Your HR to employee ratio tells you whether your team of HR professionals is adequately scaling with the workforce you’re supporting. The average HR to employee ratio is 2.6, and in most cases, as employee count increases, HR staff members decrease.
Understand whether your employees are getting the most out of your HR software tools with usage metrics like the number of active users, average time on the platform, session length, usage per month, and more.
Businesses increasingly depend on these toolsets to help employees train, develop skills, and engage with their teams. For example, live org chart software lets your employees learn who’s who and who does what and then initiate valuable relationships — but only if they use it. Choose a few metrics to measure employee engagement with this and other tools.
As you know, overtime hours are time spent working outside office hours and can represent a large cost investment if enough employees use it. As an HR metric, it clues you into unbalanced workloads, hiring needs, or inefficient scheduling so you can take measures to solve it.
Unlike absenteeism rate, which measures unexpected absences, the time off rate tells you what percentage of employees took time off from work during a given period. Taken together with employee performance metrics, it can tell you whether the amount of time off is a source of inefficiency or it’s working well.
“Employee potential” is a vague concept. You use the nine-box model to make it a trackable metric. It’s a handy matrix that lets you categorize employees based on their past performance and potential to grow, informing your promotion and leadership planning.
Employee satisfaction measures the number of employees who would recommend your organization as a good place to work, versus the number of employees who wouldn’t. It tells you whether employees are satisfied in the short or long term, and highlights opportunities for improvement.
Recommended Reading: 8 Important Employee Satisfaction Survey Questions [+ Free Downloadable Template]
Voluntary turnover rate is the percentage of employees who voluntarily leave the organization, rather than accounting for every reason for turnover, such as terminations or layoffs. It’s vital to track because voluntary turnover can often involve losing a high-performing employee.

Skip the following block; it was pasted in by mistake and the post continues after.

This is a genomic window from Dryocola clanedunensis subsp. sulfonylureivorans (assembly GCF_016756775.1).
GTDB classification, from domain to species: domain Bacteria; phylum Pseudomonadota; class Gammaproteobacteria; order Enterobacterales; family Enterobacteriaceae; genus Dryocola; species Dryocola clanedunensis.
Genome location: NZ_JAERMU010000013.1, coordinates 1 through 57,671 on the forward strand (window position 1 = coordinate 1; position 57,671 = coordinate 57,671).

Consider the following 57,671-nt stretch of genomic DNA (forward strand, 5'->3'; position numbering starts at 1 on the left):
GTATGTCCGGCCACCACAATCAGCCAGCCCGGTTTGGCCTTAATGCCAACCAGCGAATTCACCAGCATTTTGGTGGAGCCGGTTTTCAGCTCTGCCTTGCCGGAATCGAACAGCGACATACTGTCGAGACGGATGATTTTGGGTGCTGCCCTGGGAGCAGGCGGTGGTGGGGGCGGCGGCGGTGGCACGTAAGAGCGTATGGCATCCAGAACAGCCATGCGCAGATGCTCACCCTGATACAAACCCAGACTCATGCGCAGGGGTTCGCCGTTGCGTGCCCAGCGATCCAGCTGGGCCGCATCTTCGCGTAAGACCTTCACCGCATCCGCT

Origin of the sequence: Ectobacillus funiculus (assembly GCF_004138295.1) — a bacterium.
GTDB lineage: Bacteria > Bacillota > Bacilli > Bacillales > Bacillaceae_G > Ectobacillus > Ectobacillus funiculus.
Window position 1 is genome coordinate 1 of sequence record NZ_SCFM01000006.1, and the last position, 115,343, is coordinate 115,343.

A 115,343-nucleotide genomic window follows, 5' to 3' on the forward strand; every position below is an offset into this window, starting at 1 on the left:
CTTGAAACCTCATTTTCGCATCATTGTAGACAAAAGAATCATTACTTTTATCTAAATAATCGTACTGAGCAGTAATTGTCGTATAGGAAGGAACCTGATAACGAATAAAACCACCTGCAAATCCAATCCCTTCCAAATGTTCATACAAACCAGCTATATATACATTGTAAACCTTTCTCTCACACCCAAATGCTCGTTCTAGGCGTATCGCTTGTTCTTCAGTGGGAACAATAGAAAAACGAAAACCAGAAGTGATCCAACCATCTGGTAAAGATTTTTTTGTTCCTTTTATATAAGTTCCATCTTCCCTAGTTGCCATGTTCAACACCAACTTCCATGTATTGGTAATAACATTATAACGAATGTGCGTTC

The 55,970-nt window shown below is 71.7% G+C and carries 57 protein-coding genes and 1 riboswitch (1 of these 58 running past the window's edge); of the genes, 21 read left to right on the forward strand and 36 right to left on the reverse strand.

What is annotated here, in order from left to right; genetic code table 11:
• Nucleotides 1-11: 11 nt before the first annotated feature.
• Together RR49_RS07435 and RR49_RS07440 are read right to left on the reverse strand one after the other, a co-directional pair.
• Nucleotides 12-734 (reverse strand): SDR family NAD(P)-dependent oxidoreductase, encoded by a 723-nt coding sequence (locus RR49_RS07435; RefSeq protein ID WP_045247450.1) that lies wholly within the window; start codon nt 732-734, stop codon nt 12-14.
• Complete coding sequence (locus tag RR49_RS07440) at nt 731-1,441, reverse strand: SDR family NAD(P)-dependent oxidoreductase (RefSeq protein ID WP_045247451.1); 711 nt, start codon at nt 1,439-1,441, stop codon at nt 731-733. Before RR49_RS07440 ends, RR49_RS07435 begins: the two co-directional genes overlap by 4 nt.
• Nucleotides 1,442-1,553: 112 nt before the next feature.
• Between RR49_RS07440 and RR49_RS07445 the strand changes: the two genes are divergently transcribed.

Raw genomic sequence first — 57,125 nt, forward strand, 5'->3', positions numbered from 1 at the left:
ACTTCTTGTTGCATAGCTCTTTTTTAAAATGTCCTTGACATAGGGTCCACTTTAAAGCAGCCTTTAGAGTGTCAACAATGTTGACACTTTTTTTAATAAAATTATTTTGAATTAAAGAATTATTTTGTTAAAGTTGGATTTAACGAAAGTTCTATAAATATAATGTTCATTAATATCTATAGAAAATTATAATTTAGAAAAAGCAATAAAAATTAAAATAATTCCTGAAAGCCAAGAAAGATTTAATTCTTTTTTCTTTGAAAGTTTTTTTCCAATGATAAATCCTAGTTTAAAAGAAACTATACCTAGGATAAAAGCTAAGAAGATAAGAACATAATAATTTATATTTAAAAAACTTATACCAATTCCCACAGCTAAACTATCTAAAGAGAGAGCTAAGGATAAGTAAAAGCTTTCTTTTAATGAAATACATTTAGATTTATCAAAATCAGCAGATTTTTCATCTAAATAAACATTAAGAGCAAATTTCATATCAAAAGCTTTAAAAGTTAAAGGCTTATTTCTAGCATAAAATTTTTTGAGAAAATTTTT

Retention rate per manager is key to understanding the employee experience. Measuring it can help your team find patterns of burnout and voluntary turnover with specific managers who might need more training or support, making it one of the most important HR metrics.
Peer to peer praise is an example of an HR metric that’s lesser known but still valuable. It’s a measure of how often team members are giving each other recognition for their accomplishments and assistance. HR and People Ops should help build collaborative processes that enable this to happen more often and highlight it internally.
Time to employee productivity is a measure of onboarding optimization. It’s the time it takes for your new hires to become acclimated to the organization and start working at full productivity. This metric speaks to your company’s investment in onboarding and training practices, and will likely vary by department.
Employee turnover represents a huge challenge for companies and People Ops teams. Documenting employees’ reasons for leaving is essential. With them, you can figure out which reasons are most common, understand trends over time, and take steps to address attrition.
There’s an endless amount of Human Resources data your team can capture. You could easily spend hours combing through data dashboards and company surveys, but as we’ve covered in this piece, not every metric is worth tracking, analyzing, and leveraging. Here are some best practices to keep in mind.
Identify goals before you choose your metrics.
Work backward from your organizational goals to decide which metrics to track. You can meet with your company leaders, HR team, and/or key decision-makers across departments to agree on priorities and focus areas. This will also prevent data overload.
Focus on the metrics that are actionable for your specific company.
Don’t fall into the trap of measuring data you can’t act on in the near future. For instance, if you know your company can’t tackle your HR to employee ratio, you don’t necessarily need to spend time calculating and reporting on it.
Determine which metrics apply to which departments and measure accordingly.
Not every data point will apply to every team member in the company. For example, overtime hours will only apply to certain types of employees. Evaluate whether metrics are meaningful and have strategic value for each department.
We’ve got plenty of other HR and People Ops resources available to equip your workforce to perform its best. Keep reading these articles for insights, tips, and tools: